This glossary includes definitions of terms and acronyms that are mentioned within this website and documents that appear in the document library. Glossary terms can be searched by clicking on the first letter of the term.
The varying physical characteristics–including depth, contour, sediment and shape–of the bottom of bodies of water. The bathymetry of the Gowanus varies greatly among the three reaches.
- Benthic Community
The group of organisms living at the bottom of a pond, river, lake or ocean.
A man-made structure to retain land from sliding into the waterway.
- Clean Water Act (CWA)
A federal law passed in 1972 that establishes guidelines for water quality in the United States.
- Cleanup Activities
Cleanup activities at a site include removals, studies, remedy selection, remedy design, remedy implementation, and post-construction activities. The completion of each activity enables the site to move further along in the cleanup process.
-Post-Construction – Superfund Post-Construction is a cleanup phase where several activities are generally undertaken at sites following the construction of response actions. These activities include operation and maintenance and long-term response actions; five-year reviews, close-out reports, and deletion from the NPL. The goal of Superfund Post-Construction is to ensure that response actions provide for the long-term protection of human health and the environment.
- Community Advisory Group (CAG)
A Community Advisory Group (CAG) is made up of representatives of diverse community interests. A CAG is designed to serve as the focal point for the exchange of information among the local community and United States Environmental Protection Agency (EPA), state regulatory agencies, and other pertinent federal agencies involved in cleanup of the Superfund site. The CAG website for the Gowanus Canal Superfund Site can be found at gowanuscag.org.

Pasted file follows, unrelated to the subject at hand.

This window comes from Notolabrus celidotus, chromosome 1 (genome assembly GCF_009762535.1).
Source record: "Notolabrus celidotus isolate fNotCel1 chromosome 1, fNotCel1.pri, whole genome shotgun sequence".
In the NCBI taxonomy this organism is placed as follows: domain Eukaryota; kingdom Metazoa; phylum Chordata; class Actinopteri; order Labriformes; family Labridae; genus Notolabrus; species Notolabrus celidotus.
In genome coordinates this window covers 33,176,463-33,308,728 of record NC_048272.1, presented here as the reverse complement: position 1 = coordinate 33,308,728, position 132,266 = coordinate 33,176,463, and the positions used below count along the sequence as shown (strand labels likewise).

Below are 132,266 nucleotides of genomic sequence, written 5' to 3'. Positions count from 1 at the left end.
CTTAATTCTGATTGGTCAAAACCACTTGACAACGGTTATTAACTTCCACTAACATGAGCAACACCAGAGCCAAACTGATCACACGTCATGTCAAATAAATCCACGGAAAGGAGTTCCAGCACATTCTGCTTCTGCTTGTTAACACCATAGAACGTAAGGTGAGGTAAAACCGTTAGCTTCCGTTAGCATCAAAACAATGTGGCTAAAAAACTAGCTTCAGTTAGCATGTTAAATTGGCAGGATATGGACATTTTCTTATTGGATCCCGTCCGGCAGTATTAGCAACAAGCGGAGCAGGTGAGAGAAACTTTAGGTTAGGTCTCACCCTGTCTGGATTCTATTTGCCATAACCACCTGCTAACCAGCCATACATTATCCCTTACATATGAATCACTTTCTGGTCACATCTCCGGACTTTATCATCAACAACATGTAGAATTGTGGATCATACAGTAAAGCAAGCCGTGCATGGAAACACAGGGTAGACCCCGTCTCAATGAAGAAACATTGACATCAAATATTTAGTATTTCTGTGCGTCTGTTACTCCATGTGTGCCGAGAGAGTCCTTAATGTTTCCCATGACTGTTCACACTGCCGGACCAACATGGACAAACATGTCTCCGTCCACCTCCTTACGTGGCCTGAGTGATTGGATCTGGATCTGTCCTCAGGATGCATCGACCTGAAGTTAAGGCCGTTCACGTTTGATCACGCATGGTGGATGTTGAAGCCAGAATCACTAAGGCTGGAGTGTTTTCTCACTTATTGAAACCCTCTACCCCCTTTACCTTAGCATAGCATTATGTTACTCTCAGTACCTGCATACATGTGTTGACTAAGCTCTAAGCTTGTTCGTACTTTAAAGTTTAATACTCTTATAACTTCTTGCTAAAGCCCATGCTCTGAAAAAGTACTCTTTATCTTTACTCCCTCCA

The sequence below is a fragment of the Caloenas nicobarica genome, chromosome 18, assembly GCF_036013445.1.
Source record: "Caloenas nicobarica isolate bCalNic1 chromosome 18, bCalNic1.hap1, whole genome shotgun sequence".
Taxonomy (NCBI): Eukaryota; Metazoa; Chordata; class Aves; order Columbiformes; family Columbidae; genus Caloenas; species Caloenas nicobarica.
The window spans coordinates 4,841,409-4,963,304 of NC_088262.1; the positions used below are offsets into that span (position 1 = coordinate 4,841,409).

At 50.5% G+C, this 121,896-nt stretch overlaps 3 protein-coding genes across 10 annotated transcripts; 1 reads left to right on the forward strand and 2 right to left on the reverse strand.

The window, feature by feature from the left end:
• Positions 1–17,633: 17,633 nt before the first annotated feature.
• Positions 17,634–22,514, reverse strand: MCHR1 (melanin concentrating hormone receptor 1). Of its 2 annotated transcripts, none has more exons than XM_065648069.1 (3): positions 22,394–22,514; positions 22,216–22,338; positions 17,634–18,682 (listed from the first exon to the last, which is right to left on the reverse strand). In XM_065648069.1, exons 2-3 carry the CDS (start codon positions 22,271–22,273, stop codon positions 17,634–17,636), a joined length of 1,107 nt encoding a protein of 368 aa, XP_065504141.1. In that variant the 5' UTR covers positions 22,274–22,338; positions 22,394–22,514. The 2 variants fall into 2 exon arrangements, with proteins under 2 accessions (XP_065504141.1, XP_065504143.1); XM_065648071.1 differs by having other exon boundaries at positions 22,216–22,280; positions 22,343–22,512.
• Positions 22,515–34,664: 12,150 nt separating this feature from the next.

- Comprehensive Environmental Response, Compensation, and Liability Act (CERCLA)
CERCLA, more commonly known as Superfund, is the law passed by Congress in 1980 that authorizes the United States Environmental Protection Agency (EPA) to clean up sites contaminated with hazardous substances.
- Contaminants of Concern (COC)
Chemicals identified during in-depth site studies (Remedial Investigation (RI)/Feasibility Study (FS)) that need to be addressed by a cleanup action because they pose a potential threat to human health or the environment.
- Contaminated Sediment Technical Advisory Group (CSTAG)
A technical advisory group that is part of the United States Environmental Protection Agency (EPA)’s Superfund process and established to monitor progress and provide technical counsel on complex aspects of a cleanup project. The group is comprised of representatives from EPA and the Army Corps of Engineers.
- Dense Non-Aqueous Phase Liquid (DNAPL)
A Dense Non-Aqueous Phase Liquid (DNAPL) that is heavier than water. These will sink to the bottom of a waterway as opposed to light Non-Aqueous Phase Liquid (NAPL)s, like oil or gasoline, that may float. NAPLs can appear as sheens on top of water.
- Dissolved Oxygen (DO)
A measurement of the amount of oxygen that is dissolved in water and an indicator of the quality of water. Higher levels of DO indicate better water quality.
- Feasibility Study (FS)